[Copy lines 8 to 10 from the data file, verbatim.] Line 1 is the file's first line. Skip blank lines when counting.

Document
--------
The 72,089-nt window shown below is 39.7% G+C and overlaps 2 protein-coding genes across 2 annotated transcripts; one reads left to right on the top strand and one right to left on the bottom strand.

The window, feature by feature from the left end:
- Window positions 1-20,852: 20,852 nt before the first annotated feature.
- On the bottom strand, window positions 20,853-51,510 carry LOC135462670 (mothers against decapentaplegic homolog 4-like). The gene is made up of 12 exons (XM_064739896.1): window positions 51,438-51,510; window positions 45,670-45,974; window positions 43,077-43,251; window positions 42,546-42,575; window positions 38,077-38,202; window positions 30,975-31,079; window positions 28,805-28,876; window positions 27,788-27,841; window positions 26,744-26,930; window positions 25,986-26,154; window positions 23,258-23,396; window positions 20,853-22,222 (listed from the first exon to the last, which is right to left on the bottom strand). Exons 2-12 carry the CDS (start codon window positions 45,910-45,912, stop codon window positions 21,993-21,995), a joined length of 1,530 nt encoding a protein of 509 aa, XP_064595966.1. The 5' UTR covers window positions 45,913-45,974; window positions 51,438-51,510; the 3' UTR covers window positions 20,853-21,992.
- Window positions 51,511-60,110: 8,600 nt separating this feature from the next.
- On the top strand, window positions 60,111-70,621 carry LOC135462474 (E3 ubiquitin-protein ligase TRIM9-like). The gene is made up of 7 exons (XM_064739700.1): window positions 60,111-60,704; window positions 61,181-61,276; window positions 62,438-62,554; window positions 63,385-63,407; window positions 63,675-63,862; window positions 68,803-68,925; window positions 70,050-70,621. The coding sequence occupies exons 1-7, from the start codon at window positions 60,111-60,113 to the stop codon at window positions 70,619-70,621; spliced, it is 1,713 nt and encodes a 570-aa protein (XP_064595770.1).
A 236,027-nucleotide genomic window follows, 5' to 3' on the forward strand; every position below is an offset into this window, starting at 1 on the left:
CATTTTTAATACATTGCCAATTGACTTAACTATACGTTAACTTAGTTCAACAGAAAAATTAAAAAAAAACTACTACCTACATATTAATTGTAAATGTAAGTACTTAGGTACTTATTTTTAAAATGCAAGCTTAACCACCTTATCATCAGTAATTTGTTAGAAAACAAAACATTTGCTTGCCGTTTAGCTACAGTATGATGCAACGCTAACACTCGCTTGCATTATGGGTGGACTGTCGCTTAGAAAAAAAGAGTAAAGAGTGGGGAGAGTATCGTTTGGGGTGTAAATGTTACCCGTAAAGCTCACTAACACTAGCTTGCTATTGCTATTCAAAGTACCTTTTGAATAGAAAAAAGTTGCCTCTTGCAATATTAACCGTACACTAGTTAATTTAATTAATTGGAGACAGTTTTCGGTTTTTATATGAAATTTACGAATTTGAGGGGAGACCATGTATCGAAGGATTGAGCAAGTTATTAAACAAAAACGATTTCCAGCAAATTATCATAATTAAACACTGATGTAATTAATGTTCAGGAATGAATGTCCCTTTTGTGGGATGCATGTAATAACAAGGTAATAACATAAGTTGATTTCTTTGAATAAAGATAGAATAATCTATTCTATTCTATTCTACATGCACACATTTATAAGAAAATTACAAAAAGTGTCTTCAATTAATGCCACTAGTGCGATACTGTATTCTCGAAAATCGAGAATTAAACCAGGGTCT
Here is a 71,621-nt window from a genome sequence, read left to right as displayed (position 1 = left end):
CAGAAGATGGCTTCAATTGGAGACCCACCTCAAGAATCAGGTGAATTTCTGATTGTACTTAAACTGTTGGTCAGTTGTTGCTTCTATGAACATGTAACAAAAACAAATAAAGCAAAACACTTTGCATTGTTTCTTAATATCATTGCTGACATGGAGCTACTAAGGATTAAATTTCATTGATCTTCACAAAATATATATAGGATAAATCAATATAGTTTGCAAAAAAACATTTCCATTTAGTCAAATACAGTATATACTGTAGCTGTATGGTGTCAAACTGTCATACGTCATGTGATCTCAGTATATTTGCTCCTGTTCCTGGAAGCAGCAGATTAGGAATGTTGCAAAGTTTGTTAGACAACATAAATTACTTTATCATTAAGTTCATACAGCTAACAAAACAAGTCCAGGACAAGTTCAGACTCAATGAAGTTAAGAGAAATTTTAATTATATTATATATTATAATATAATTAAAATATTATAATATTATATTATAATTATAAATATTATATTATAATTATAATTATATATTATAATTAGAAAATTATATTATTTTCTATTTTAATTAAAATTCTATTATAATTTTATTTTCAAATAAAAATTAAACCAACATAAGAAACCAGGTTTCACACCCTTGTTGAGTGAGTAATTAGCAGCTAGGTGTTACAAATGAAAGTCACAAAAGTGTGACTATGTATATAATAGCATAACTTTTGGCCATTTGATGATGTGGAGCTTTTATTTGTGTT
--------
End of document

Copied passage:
CATTTTTAATACATTGCCAATTGACTTAACTATACGTTAACTTAGTTCAACAGAAAAATTAAAAAAAAACTACTACCTACATATTAATTGTAAATGTAAGTACTTAGGTACTTATTTTTAAAATGCAAGCTTAACCACCTTATCATCAGTAATTTGTTAGAAAACAAAACATTTGCTTGCCGTTTAGCTACAGTATGATGCAACGCTAACACTCGCTTGCATTATGGGTGGACTGTCGCTTAGAAAAAAAGAGTAAAGAGTGGGGAGAGTATCGTTTGGGGTGTAAATGTTACCCGTAAAGCTCACTAACACTAGCTTGCTATTGCTATTCAAAGTACCTTTTGAATAGAAAAAAGTTGCCTCTTGCAATATTAACCGTACACTAGTTAATTTAATTAATTGGAGACAGTTTTCGGTTTTTATATGAAATTTACGAATTTGAGGGGAGACCATGTATCGAAGGATTGAGCAAGTTATTAAACAAAAACGATTTCCAGCAAATTATCATAATTAAACACTGATGTAATTAATGTTCAGGAATGAATGTCCCTTTTGTGGGATGCATGTAATAACAAGGTAATAACATAAGTTGATTTCTTTGAATAAAGATAGAATAATCTATTCTATTCTATTCTACATGCACACATTTATAAGAAAATTACAAAAAGTGTCTTCAATTAATGCCACTAGTGCGATACTGTATTCTCGAAAATCGAGAATTAAACCAGGGTCT
Here is a 71,621-nt window from a genome sequence, read left to right as displayed (position 1 = left end):
CAGAAGATGGCTTCAATTGGAGACCCACCTCAAGAATCAGGTGAATTTCTGATTGTACTTAAACTGTTGGTCAGTTGTTGCTTCTATGAACATGTAACAAAAACAAATAAAGCAAAACACTTTGCATTGTTTCTTAATATCATTGCTGACATGGAGCTACTAAGGATTAAATTTCATTGATCTTCACAAAATATATATAGGATAAATCAATATAGTTTGCAAAAAAACATTTCCATTTAGTCAAATACAGTATATACTGTAGCTGTATGGTGTCAAACTGTCATACGTCATGTGATCTCAGTATATTTGCTCCTGTTCCTGGAAGCAGCAGATTAGGAATGTTGCAAAGTTTGTTAGACAACATAAATTACTTTATCATTAAGTTCATACAGCTAACAAAACAAGTCCAGGACAAGTTCAGACTCAATGAAGTTAAGAGAAATTTTAATTATATTATATATTATAATATAATTAAAATATTATAATATTATATTATAATTATAAATATTATATTATAATTATAATTATATATTATAATTAGAAAATTATATTATTTTCTATTTTAATTAAAATTCTATTATAATTTTATTTTCAAATAAAAATTAAACCAACATAAGAAACCAGGTTTCACACCCTTGTTGAGTGAGTAATTAGCAGCTAGGTGTTACAAATGAAAGTCACAAAAGTGTGACTATGTATATAATAGCATAACTTTTGGCCATTTGATGATGTGGAGCTTTTATTTGTGTT